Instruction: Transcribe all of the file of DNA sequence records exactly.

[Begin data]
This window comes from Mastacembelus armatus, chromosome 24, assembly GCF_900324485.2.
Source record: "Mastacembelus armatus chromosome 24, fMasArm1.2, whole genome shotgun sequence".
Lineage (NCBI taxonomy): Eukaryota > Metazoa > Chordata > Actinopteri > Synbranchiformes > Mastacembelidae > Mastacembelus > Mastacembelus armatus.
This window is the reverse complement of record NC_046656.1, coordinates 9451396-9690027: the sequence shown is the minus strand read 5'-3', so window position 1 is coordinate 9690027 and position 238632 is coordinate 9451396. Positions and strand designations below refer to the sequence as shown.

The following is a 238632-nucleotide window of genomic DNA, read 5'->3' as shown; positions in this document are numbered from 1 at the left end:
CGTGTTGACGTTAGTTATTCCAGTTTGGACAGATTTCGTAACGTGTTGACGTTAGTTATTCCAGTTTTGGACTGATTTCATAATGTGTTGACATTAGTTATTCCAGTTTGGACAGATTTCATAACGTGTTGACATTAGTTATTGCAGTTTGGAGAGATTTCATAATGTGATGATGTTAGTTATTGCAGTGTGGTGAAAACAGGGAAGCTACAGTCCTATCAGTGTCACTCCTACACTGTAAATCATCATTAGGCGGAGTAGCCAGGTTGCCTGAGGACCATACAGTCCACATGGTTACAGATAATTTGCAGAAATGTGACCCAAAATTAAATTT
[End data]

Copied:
This window comes from Mastacembelus armatus, chromosome 24, assembly GCF_900324485.2.
Source record: "Mastacembelus armatus chromosome 24, fMasArm1.2, whole genome shotgun sequence".
Lineage (NCBI taxonomy): Eukaryota > Metazoa > Chordata > Actinopteri > Synbranchiformes > Mastacembelidae > Mastacembelus > Mastacembelus armatus.
This window is the reverse complement of record NC_046656.1, coordinates 9451396-9690027: the sequence shown is the minus strand read 5'-3', so window position 1 is coordinate 9690027 and position 238632 is coordinate 9451396. Positions and strand designations below refer to the sequence as shown.

The following is a 238632-nucleotide window of genomic DNA, read 5'->3' as shown; positions in this document are numbered from 1 at the left end:
CGTGTTGACGTTAGTTATTCCAGTTTGGACAGATTTCGTAACGTGTTGACGTTAGTTATTCCAGTTTTGGACTGATTTCATAATGTGTTGACATTAGTTATTCCAGTTTGGACAGATTTCATAACGTGTTGACATTAGTTATTGCAGTTTGGAGAGATTTCATAATGTGATGATGTTAGTTATTGCAGTGTGGTGAAAACAGGGAAGCTACAGTCCTATCAGTGTCACTCCTACACTGTAAATCATCATTAGGCGGAGTAGCCAGGTTGCCTGAGGACCATACAGTCCACATGGTTACAGATAATTTGCAGAAATGTGACCCAAAATTAAATTT